Transport and Driving in Qatar

Public transport infrastructure in Qatar is not very well developed. The networks that do exist are disorganised and chaotic, therefore not really accessible for expats. 

As expats will realise nearly immediately, getting around and driving in Qatar isn't for the faint-hearted. The main highways, although relatively well maintained, can be badly sign-posted, traffic can be fast-moving, and roads and landmarks are often known by more than one name. All of these factors combine to make a truly memorable, if not incredibly stressful and confusing, Qatar driving experience.

Driving in Qatar

Time and again, expats report that there is a dangerous and unpredictable nature to driving in Qatar, and traffic accidents are frighteningly common.

The government is currently making efforts to improve road safety and curb irresponsible driving. It has introduced a large number of traffic cameras to help combat the problem and speeding fines can be very hefty. To some, however, the threat of these mean nothing and they continue to race along the roads. Nonetheless, as the government continues to implement the National Traffic Strategy, hope remains that accidents and deaths on Qatar's roads will decrease ahead of the 2022 FIFA World Cup and will continue to do so thereafter. 

Navigating in Qatar

Qatar is growing at breakneck speed, and navigation can sometimes be a challenge as new roads and districts are opened and developed. Not to mention, up-to-date road maps of Doha are hard to come by. The capital is, however, a small city and, as quickly as someone can lose their way, it can be found again.

It's helpful for expats to keep an eye out for and navigate according to stand-out features on the Doha skyline. For example, the Aspire Zone Torch (next to Villagio Mall) can be seen from afar, as can the large Spiral Mosque near to the Souk Waqif and the Corniche.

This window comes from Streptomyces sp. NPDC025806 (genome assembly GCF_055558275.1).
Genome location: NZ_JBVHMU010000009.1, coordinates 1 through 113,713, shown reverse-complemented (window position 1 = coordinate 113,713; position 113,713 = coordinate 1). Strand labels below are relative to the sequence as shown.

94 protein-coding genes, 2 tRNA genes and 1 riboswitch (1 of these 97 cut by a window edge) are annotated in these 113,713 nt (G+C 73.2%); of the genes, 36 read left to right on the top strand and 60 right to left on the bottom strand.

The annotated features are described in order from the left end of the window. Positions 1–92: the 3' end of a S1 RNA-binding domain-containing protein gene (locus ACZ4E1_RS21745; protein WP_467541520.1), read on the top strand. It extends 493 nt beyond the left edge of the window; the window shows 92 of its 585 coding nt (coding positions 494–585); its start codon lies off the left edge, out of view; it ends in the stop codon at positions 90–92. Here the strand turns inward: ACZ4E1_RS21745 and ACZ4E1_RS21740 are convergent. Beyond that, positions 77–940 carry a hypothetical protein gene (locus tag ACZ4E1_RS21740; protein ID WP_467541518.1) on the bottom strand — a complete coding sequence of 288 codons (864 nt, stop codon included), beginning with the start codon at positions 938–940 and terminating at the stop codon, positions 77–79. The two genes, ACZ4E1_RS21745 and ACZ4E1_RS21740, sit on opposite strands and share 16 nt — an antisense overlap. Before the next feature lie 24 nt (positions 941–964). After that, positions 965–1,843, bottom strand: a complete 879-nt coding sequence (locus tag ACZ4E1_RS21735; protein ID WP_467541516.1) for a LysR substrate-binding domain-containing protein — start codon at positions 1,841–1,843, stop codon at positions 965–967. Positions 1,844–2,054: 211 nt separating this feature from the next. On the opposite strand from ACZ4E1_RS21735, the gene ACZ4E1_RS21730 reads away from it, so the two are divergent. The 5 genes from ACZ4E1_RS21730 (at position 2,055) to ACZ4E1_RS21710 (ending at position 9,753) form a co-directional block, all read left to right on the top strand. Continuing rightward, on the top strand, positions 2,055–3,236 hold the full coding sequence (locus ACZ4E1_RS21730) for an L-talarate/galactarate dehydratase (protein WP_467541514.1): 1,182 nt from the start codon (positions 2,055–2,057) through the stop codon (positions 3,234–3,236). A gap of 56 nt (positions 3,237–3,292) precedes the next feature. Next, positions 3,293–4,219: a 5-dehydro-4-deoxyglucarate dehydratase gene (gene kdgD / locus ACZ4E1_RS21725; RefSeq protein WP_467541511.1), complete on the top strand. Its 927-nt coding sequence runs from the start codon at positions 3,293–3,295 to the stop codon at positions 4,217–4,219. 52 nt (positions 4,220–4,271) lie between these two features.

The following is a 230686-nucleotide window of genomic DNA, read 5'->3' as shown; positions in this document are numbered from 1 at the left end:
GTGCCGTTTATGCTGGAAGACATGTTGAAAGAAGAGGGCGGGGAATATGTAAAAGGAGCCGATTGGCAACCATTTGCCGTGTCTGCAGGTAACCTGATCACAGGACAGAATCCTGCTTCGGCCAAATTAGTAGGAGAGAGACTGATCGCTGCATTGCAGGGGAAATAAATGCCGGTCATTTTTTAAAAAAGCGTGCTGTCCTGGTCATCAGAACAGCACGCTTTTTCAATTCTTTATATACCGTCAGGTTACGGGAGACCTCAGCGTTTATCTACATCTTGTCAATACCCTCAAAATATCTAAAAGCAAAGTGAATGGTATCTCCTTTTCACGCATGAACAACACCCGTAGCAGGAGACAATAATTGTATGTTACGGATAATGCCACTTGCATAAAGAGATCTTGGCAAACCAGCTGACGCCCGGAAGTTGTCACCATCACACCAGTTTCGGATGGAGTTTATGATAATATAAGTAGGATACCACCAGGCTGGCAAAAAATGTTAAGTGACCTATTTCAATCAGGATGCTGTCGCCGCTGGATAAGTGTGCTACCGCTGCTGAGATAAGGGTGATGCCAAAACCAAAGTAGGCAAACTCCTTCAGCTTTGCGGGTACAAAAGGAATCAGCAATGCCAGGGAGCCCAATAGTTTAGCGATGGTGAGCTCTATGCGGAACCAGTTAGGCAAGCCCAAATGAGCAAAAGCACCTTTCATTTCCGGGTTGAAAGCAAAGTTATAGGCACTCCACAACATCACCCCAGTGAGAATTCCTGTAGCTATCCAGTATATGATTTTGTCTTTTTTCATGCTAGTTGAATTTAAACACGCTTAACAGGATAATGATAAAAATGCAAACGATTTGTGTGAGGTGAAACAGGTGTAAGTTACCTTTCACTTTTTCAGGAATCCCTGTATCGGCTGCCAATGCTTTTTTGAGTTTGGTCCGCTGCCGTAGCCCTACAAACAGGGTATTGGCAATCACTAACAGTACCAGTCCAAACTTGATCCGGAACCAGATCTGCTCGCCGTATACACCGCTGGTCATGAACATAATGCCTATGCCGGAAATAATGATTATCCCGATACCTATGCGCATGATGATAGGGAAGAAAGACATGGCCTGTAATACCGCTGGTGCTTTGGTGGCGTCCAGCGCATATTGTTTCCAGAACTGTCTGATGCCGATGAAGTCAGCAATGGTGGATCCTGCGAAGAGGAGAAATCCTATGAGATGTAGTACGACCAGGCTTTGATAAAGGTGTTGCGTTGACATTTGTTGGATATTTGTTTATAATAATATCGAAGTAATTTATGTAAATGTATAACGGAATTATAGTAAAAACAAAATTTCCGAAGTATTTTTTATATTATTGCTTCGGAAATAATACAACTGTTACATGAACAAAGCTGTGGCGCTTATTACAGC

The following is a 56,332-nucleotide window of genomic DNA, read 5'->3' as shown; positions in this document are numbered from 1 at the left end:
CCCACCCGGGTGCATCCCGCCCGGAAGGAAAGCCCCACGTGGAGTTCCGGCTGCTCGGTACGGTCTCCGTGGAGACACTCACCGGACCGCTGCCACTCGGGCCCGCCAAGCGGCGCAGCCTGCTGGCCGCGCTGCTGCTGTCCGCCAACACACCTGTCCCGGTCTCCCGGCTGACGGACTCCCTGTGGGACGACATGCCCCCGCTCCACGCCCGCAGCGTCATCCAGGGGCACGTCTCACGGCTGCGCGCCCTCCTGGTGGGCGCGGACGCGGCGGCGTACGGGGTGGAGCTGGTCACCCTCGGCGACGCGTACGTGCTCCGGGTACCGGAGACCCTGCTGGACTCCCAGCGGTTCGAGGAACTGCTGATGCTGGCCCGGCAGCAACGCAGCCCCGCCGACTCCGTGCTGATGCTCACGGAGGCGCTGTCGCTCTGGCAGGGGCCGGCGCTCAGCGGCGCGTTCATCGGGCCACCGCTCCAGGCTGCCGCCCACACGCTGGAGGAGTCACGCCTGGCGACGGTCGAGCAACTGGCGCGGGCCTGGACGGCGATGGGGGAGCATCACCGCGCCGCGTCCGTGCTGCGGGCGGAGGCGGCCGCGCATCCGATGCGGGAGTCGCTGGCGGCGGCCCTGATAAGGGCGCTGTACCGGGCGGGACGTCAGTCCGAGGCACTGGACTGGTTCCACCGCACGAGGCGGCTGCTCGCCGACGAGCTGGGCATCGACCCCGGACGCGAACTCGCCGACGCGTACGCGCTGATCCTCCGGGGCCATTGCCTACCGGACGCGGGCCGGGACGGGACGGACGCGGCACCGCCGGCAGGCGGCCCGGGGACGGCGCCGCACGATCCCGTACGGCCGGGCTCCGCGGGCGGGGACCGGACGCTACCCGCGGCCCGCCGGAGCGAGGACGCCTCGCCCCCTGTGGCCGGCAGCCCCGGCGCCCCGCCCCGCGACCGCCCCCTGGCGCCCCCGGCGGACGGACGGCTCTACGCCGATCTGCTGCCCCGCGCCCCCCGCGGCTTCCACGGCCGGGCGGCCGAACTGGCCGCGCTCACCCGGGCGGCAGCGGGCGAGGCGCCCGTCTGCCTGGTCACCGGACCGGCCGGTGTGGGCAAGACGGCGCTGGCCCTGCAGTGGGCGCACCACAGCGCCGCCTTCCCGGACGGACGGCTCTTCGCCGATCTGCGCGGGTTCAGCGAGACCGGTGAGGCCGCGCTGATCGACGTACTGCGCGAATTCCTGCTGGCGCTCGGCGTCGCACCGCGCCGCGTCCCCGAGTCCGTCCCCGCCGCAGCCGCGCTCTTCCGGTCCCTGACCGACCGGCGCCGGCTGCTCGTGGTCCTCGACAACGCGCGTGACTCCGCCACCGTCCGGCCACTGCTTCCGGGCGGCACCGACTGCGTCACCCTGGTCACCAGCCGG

There are four main ring roads that loop around the city but traffic jams are still common, particularly in the morning and early evening rush hours. Traffic is infamously bad on Thursday and Friday nights, especially heading towards the malls and the Corniche.

Road signs are in both English and Arabic, but are often vague. Street names, intersections and roundabouts have official names, but are occasionally known locally as something completely different. Expats should inquire about the official and colloquial place and street names when asking for directions.

Public transport in Qatar

There is practically no public transport in Qatar. There is a bus network, but one would be hard-pressed to find a Western expat who would have used it. 

Most expats either have their own vehicles, hire a car or use the relatively inexpensive and easy-to-book local Karwa taxis. There are also a few private taxi companies operating in Qatar, but these are slightly more expensive.

Richard Hatherell Our Expat Expert
In 2008 I swapped the dull and damp climate of the UK for the searing desert heat of the Arabian Gulf. 
I find that life in Qatar is what you make of it. There is always some something going on, the challenge is just to find it!
I work in television and enjoy all things creative and sport.